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The next step was to fit all the bulkheads and hull stiffeners into place. All the parts slip easily into place and no glue was used at this stage – I wanted to test fit everything first. Plus, I love how quickly the hull takes shape at this early stage.

 

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As you can probably see, once I was happy that I got everything into the correct places, I started adding glue to the joints. The close spacing of the bulkheads already gives the model a very solid feel, though the bulkheads at the ands are very delicate and they will buckle very easily, so a lot of care is needed in handling it yet.

 

The above photo doesn't show the vertical stiffeners that are added next. There are two on either side of the keel. You can see the slots for them in the bottom of the bulkheads. There is also a piece that is added to the outer edge of the lower bulkheads. You can see the notches for them in the edge of the bulkheads below the lower deck. You'll see this in later photos.

 

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With the bulkheads all glued into place, you'll notice an interior space taking shape. This will be deal with in my next post. This takes me into page 6 of the 52-page kit instructions.

 

The instructions here discuss their method of painting to give the model a wood-like appearance.

 

Clare

 

 

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17 minutes ago, catopower said:

Chris, are you going to build the kit, or just do a review?

Will probably get bumped to somewhere very close to the top of the queue -- along with finishing the MK Kanonen Jolle, the Okumuto Hannah kit, any number of 1:33 card planes, and my full-size Sassafras 12 canoe. Whew!

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7 hours ago, catopower said:

V-108 Torpedo Boat are sitting idly by. I'll get back to them both eventually, but they require a lot of cutting of parts.

I had started the V-108 as well, but stalled. I wasn’t a huge fan of all the cuts as well. Is there any significant cutting with these laser cut kits? I’ve been hesitant to buy a paper model because I didn’t really know what to expect (and I probably should try something smaller like a lighthouse first).

 

I’m excited to follow your build along!

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5 hours ago, VTHokiEE said:

Is there any significant cutting with these laser cut kits? I’ve been hesitant to buy a paper model because I didn’t really know what to expect (and I probably should try something smaller like a lighthouse first).

Hi VTHokiEE, looking over this kit, I don't see anything that you have to cut out, except for the flags. Everything else is laser-cut, so you just have to cut the tiny tabs that hold each part to the sheet.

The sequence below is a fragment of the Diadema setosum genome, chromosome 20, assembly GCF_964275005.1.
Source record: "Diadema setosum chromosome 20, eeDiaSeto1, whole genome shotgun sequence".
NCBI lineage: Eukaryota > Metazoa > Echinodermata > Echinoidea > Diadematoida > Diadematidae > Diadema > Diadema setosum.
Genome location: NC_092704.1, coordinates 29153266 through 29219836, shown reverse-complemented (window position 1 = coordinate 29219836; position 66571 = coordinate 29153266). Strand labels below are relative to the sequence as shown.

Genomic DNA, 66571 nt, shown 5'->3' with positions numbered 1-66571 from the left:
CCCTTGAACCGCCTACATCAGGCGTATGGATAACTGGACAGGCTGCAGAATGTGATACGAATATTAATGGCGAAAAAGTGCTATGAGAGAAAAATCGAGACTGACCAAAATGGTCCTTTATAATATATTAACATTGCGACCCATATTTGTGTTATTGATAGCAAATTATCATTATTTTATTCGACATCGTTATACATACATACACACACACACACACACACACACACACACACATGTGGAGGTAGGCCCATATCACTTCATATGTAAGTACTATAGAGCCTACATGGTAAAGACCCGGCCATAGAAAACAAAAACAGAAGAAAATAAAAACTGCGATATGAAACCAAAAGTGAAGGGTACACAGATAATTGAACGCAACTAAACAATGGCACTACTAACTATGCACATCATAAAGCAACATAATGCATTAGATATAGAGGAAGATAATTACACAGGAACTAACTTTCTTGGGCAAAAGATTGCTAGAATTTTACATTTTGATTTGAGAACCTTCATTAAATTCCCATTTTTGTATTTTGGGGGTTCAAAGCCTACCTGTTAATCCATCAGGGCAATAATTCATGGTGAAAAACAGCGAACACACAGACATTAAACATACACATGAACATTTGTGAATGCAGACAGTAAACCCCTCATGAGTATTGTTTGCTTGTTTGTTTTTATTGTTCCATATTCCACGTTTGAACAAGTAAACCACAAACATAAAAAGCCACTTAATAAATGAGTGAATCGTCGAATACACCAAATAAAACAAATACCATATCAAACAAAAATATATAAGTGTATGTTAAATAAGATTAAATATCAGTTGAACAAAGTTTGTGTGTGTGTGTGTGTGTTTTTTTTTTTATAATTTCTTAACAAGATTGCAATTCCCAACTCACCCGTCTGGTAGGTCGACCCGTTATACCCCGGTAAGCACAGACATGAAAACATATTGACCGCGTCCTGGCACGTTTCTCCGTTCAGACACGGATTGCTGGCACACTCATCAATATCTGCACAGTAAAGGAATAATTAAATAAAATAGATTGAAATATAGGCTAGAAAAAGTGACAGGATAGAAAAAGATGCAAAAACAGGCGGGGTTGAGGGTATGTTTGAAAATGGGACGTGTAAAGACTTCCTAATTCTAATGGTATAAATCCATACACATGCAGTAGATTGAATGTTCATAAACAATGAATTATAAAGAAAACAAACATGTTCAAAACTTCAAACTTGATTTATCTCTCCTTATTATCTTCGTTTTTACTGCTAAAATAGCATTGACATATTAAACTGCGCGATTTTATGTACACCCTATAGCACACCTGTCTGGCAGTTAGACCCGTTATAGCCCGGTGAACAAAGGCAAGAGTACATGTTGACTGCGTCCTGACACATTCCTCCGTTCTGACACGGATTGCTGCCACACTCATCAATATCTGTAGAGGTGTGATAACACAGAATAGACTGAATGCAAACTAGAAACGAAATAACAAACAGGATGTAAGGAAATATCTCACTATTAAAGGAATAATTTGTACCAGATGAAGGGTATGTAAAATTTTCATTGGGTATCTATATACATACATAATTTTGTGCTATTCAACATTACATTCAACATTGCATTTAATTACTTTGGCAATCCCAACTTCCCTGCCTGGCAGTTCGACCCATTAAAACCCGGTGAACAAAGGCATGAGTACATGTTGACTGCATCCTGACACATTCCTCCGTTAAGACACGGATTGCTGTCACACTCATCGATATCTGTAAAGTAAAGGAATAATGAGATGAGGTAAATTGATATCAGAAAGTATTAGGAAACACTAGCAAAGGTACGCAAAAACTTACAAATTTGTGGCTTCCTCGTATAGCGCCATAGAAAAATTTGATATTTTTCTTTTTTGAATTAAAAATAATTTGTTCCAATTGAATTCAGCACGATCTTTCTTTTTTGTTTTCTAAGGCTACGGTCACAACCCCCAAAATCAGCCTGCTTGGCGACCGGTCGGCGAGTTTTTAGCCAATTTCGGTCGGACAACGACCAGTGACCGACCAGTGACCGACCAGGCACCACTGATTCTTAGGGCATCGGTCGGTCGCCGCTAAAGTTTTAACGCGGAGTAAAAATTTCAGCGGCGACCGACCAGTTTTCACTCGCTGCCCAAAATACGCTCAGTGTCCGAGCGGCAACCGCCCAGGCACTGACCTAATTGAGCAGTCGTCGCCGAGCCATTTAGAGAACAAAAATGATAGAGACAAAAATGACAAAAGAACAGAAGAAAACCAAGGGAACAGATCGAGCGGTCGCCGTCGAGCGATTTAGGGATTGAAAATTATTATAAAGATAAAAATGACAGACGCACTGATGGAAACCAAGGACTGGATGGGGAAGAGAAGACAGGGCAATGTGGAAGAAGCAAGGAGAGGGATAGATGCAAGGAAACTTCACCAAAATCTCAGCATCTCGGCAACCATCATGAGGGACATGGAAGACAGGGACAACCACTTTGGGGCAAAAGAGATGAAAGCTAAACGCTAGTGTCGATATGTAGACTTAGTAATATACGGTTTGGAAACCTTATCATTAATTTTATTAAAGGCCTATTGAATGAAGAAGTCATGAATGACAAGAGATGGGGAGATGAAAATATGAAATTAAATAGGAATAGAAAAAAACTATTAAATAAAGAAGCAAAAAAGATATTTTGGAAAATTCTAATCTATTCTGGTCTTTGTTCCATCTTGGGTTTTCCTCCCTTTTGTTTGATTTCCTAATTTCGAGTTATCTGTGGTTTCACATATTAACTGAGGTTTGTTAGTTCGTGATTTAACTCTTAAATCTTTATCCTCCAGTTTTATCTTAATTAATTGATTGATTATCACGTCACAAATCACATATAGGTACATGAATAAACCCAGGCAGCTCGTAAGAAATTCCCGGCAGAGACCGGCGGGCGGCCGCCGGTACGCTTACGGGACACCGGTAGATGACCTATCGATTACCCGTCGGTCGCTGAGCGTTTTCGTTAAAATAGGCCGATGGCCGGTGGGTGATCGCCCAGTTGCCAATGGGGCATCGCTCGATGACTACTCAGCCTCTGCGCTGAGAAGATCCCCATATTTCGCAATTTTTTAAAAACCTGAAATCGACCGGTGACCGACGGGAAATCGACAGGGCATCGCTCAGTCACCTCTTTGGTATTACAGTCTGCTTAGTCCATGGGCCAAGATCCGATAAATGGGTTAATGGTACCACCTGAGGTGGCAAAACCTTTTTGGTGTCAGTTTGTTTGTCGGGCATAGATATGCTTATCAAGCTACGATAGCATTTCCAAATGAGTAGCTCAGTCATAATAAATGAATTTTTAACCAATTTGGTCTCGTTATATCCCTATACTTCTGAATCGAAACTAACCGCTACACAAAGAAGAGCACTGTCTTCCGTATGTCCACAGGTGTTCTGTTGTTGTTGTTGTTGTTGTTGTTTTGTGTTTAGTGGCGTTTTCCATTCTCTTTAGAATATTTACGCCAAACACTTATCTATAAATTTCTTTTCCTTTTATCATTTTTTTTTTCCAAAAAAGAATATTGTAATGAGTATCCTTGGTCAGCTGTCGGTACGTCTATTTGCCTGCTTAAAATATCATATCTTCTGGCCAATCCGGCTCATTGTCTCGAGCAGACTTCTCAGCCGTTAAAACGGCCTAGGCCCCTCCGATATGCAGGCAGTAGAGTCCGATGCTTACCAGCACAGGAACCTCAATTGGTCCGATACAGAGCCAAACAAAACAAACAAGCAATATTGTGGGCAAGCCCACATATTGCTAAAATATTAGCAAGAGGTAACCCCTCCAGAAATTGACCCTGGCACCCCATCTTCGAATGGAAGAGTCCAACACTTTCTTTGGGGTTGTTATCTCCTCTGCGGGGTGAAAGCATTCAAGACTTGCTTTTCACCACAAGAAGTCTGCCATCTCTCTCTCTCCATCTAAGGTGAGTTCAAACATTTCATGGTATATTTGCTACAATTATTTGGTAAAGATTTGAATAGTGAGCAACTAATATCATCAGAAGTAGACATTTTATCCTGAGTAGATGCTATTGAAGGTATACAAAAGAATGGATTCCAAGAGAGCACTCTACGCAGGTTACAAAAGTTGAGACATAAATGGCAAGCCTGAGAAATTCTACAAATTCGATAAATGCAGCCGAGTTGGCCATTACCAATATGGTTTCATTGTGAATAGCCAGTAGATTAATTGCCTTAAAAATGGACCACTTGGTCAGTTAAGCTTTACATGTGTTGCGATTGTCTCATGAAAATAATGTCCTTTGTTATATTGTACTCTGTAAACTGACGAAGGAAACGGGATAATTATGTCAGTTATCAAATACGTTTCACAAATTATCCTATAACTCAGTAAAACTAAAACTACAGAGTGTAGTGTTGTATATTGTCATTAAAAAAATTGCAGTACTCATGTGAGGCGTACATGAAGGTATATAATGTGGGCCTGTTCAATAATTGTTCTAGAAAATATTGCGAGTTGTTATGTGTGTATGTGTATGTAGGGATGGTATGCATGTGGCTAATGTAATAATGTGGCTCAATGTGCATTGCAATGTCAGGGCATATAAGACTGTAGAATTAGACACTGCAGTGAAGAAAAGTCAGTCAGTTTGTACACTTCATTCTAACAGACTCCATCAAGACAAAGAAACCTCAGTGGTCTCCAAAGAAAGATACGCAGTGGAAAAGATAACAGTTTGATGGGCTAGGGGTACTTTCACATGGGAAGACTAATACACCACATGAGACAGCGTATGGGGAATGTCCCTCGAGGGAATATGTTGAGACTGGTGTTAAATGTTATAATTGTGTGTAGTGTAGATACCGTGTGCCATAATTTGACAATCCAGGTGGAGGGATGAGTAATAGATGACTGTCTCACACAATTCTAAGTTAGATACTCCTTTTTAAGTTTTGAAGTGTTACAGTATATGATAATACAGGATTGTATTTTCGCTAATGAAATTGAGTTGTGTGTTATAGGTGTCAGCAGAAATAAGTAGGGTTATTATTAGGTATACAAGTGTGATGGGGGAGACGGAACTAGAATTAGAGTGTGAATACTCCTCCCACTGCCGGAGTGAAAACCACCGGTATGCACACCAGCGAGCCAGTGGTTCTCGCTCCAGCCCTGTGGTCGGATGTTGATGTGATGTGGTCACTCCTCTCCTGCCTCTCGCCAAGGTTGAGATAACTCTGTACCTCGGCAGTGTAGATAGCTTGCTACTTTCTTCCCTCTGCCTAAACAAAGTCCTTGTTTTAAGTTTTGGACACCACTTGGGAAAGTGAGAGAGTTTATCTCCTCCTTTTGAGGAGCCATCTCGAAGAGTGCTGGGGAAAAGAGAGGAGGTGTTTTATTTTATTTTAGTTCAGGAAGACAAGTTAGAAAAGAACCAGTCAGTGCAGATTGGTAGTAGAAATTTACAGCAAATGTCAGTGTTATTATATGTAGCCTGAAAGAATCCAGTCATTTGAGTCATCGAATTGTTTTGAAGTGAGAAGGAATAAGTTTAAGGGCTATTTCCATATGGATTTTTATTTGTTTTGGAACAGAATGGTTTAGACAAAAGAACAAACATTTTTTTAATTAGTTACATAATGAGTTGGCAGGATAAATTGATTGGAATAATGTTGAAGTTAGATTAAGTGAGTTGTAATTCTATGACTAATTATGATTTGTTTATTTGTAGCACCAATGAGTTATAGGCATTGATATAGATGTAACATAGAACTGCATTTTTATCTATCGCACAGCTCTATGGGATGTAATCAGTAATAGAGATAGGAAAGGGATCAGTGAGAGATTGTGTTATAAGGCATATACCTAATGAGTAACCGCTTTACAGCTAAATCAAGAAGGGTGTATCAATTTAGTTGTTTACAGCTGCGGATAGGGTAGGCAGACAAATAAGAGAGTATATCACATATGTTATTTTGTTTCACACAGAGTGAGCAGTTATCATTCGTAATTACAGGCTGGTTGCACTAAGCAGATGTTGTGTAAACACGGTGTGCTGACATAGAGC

If you really like lighthouses, then some of the Shipyard lighthouse kits will give you some good experience with the laser-cut kits, but I don't really think it's necessary. I did build their Crowdy Head lighthouse kit, which was a pretty neat kit though.

 

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Very quick build, and you do get a good taste of what the Shipyard kits are like.

 

Clare

 

 

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I managed to make some time to work on the Bremen Cog this week.

 

On other Shipyard kits, the frames are all covered with a first layer of "planking", what a lot of people call "skin". On this kit, only the lower part of the hull is covered. On the upper part, there are only stiffeners.

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I already test fit the internal floor and walls and assembled the longitudinal beams that will support the main deck. Not sure why so much interior is present. There is only one small hath on deck, and even if it's left open, you wouldn't be able to see more than just the area around the mast. I actually took this photo before adding the hull stiffeners or lower hull covering.

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I started painting using the paints included in the kit in the mixture described in the instructions. It's actually something of a two step process, as you first have to paint the parts with the light colored paint. It's simply labeled 03 on the jar, but the manufacturer, Renesans, says it's Naples Yellow.  I found that it works best to thin it down and then paint the paper with it and let it dry for at least 24 hours. 

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I didn't do such a great job with the paint job on the interior. It was my test/practice area and isn't going to be very visible anyone, so I wasn't too worried about it. In the instructions, the builder clearly painted all the laser-etched nail heads. I didn't think I was going to be able to do these, but I ended up giving it a shot later on. Only thing was that I didn't decide to paint the nail heads until I had completed the interior area.

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In the last photo, you can see that the nail heads turned out okay. At least I thought so. It took a little time, but wasn't nearly as difficult as I thought it would be. I just had to use a very fine brush and dab. 

 

 

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Here the first mistake I made on this model. There are tabs along the edge of parts 37, 38, and 39. It wasn't very clear to me, but these tabs are supposed to be glued to the outside of the inner keel piece. I needed to correct this by adding just a little thickness to the edge of the inner keel piece, so i cut strips of excess card stock and glued them into place. The photos show just the first strip.

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Finally, here are some shots of the first of the planking.

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That puts me somewhere on page 11 of the instructions. A long ways to go, but I ran across someone else's build log on a paper modeler's forum and was inspired by their build and the fact that it took them only a little more than a month to complete it. I can't imagine my build will be so quick, but it's nice to know it's possible.